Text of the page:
Review: ‘DanceWorks Fall 2016’ at The George Washington University’s Department of Theatre and Dance

This past weekend, The George Washington University’s Department of Theatre and Dance presented DanceWorks Fall 2016. The program consisted of nine separate dance pieces, each by a different choreographer (most of whom were students) and performed by students. The production was thought-provoking, inspiring, and achingly beautiful, with a variety of themes that touched on personal and social topics, ranging from the importance of a community that works together and the current hot-button issue of sexual harassment and misogyny.

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Anthony Gongora was the Concert Director, and Izzy Einsidler designed some spectacular lightening for the program.

The first number was from Choreographer Kira Steven, titled Red String of Fate. Costumes, by Stacey Thomann were cream-colored dresses with flowing skirts that accentuated the dancers as they intertwined and untangled, demonstrating what the program explained with a Chinese proverb:  the thread that “connects those who are destined to meet, regardless of time, place or circumstance”.

Support/Crutch, choreographed by Gabrielle Garruppo, was a more athletic piece with a performance art feel that incorporated two chest high gymnastic bars in the number. The dancers leaned on the bars, on each other, and often collapsed to the floor, seeming to be brought down by the sheer weight of being.

Mary Heath choreographed Find Front, which was described with a quote from John Cage: “There is no such thing as an empty space or an empty time. […] In fact, try as we may to make a silence, we cannot.” The music was a reworking of Metallica’s “The Unforgiven” on cellos by Apocalyplica. The matching intensity of song and movement was gorgeous to watch.

Each of the dances were very similar in style and emotion, but Table for Five, choreographed by Emily Yula, really stood out with the fantastic use of chairs, which the dancers danced with and on, drug across the floor, and carried to different formations, beginning and ending with a circle around an unseen table. W.S. Gilbert is quoted in the program saying, “It isn’t so much what’s on the table that matters, as what’s on the chairs”, and the piece did an incredible job bringing this sentiment, of individuality and the necessity of human connection, to life.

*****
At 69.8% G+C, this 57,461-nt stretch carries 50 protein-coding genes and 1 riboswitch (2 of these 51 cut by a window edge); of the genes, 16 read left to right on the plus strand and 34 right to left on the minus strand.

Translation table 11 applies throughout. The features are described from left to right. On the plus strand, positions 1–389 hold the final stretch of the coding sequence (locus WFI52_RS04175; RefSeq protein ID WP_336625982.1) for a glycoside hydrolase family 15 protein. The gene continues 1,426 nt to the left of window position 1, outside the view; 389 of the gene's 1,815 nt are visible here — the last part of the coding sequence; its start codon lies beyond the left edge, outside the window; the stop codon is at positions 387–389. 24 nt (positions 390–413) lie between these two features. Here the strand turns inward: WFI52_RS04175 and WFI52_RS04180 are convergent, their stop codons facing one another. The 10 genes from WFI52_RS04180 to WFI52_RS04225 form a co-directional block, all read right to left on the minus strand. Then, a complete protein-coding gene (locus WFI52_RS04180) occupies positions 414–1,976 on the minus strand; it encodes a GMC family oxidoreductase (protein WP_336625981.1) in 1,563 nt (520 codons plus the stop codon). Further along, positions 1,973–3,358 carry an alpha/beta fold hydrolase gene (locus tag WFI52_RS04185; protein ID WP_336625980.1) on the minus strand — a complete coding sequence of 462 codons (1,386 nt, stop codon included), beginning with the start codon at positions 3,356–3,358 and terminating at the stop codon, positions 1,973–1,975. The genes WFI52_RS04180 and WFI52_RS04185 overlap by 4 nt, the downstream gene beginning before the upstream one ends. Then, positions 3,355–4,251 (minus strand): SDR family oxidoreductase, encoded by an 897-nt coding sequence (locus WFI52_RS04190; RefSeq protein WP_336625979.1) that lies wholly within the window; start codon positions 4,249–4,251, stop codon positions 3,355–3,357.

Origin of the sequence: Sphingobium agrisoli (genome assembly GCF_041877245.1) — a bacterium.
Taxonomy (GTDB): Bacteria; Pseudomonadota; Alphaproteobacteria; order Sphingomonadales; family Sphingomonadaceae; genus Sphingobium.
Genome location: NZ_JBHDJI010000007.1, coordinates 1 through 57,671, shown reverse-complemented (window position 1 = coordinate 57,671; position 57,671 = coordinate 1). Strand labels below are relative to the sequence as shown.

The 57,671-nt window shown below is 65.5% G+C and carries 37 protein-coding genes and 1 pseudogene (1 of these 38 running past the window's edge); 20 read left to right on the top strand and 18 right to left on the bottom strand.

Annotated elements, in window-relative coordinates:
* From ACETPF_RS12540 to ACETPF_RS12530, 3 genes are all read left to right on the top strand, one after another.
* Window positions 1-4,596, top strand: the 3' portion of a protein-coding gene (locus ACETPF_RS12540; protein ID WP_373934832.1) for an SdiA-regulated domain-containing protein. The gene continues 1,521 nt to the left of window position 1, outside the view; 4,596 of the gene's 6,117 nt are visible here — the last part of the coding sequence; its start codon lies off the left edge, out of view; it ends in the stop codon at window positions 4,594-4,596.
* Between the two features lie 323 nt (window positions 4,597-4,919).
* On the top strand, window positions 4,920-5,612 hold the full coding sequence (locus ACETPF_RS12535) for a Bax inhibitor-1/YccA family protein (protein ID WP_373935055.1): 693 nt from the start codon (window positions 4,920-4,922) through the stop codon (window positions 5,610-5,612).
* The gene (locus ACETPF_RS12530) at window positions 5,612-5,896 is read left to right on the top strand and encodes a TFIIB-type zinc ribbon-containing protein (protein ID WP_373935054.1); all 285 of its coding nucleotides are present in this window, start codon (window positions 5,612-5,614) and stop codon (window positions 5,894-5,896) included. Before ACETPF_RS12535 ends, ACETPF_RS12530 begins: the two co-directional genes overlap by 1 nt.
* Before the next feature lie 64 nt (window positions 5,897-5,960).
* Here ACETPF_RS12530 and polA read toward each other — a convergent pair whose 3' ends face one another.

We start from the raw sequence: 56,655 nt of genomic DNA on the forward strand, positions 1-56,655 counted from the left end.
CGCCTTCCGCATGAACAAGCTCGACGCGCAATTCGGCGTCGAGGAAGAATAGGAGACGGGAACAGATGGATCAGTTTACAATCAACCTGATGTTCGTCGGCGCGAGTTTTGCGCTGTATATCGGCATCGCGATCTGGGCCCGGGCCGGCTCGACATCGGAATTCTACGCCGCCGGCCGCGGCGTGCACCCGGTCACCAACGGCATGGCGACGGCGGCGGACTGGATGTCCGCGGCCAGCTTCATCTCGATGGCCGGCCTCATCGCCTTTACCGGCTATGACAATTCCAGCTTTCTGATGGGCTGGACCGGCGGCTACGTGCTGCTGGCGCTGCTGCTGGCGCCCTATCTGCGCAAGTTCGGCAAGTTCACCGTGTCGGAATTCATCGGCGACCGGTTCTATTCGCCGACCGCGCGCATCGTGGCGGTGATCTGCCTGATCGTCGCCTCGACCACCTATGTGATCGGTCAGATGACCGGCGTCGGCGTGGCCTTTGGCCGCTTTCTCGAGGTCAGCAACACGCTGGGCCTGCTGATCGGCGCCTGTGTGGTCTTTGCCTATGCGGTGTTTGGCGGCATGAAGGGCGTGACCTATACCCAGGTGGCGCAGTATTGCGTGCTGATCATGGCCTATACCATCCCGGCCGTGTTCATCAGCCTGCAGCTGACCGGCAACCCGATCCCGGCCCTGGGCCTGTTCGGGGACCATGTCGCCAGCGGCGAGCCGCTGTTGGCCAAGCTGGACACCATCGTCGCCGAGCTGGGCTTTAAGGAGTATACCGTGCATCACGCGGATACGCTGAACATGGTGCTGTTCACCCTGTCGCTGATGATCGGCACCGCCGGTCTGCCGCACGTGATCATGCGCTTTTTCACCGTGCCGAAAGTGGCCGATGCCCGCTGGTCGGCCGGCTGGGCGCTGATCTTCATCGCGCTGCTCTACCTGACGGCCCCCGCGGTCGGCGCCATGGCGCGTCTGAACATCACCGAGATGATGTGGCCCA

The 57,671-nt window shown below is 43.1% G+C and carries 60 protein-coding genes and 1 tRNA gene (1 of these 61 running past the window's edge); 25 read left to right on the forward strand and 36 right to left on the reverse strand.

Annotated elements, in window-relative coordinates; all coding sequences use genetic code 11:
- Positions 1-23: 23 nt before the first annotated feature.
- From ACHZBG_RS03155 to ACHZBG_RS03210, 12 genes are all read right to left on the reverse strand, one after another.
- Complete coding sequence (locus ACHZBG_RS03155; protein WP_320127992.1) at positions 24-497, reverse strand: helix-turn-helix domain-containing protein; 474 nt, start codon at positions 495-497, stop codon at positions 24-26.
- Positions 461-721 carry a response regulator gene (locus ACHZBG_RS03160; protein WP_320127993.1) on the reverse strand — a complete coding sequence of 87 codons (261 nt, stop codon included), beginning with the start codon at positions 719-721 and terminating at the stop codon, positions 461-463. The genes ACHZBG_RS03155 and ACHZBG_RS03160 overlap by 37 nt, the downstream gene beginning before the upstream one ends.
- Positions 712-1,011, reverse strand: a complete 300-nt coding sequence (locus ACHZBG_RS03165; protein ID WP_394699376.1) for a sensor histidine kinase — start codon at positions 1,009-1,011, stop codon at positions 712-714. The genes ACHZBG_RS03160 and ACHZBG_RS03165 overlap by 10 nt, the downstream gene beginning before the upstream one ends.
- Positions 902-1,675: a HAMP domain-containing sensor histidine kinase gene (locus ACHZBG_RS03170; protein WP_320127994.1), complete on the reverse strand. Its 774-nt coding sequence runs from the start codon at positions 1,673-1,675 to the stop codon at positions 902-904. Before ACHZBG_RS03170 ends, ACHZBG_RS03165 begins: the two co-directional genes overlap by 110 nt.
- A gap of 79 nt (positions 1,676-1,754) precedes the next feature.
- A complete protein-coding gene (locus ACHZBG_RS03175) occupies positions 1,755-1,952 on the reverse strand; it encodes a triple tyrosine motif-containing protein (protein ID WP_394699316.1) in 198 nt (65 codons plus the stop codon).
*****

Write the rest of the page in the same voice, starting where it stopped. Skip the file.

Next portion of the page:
Finishing the first act was a piece with lovely blue dresses from costume designers Grace Mitchell and Chinelo Okpala.  Titled Aribau en Blue, the choreography, by Rachel Kleiman, retained the overall contemporary style of the concert but possessed hypnotizing softer and more sensual movements, which were flawlessly executed by Maggie Bryant, Eva Gustafson, Brigit O’Malley, and Mika Takahashi.

48.8049°N, 2.1201°E, by choreographer Linda Ryan, started off the second act and was another number that carried a performance art vibe.  There was a sense of rule and oppression throughout and the performers would speak, often repeating the same line, “And, if you think you’re getting somewhere”. The program listed a Louis XIV quote, “On va voir,” meaning “we will see.”

Melanie Eccles choreographed Endure.  Costume Designers, Stacy Thomann and Jessica McElravy, had the dancers in leotards, each with one of their limbs wrapped in a similar cloth. A leg. An arm. The effect was striking and emphasized the controlled and stretched sensation of the choreography, performed by Maggie Bryant, Kate Cooper, Morgan Furnari, Annie Mancuso, and Emily Yula. Accompanied by a Maya Angelo quote, which read, “But still, like air, I’ll rise” the dance conveyed the strength, desperation, and determination to endure, as the title implied.

Lekker, my personal favorite from the show, was choreographed by Rachel Sharp. Fantastic performances by Alyssa Bovitz and Rachel Sharp drove home the theme of sexism, using large frames to highlight the constant objectification of women. This was another number that resonated as performance art and carried the resentment and disgust many women feel living in our patriarchal society.

The final piece of the evening, called Communis, was by guest artist, Vladimir Conde Reche. The choreography was fantastically fluid and a perfect finish to an evening full of varied contemporary dances. Reche exemplified the overarching subject of the program, which was highlighting the value of coming together as a people and working toward a common goal.

George Washington University is clearly doing many things right in their Department of Theatre and Dance. Each of the students, who performed or had some form of their work featured in DanceWorks Fall 2016, succeeded in creating a tremendous production. I will not pretend that I was always clear on what the intended message or theme for each of the performances was, but that did not in any way keep me from being able to appreciate the skill and dedication if took to create and execute the intricate, interwoven movement.

Running Time: 90 minutes, with one intermission.

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DanceWorks 2016 was performed November 17, 18, and 19, 2016,  at 7:30 PM in the Dorothy Betts Marvin Theatre at The George Washington University – 800 21st Street, NW, in Washington, DC. For information on upcoming performances, go to their website.

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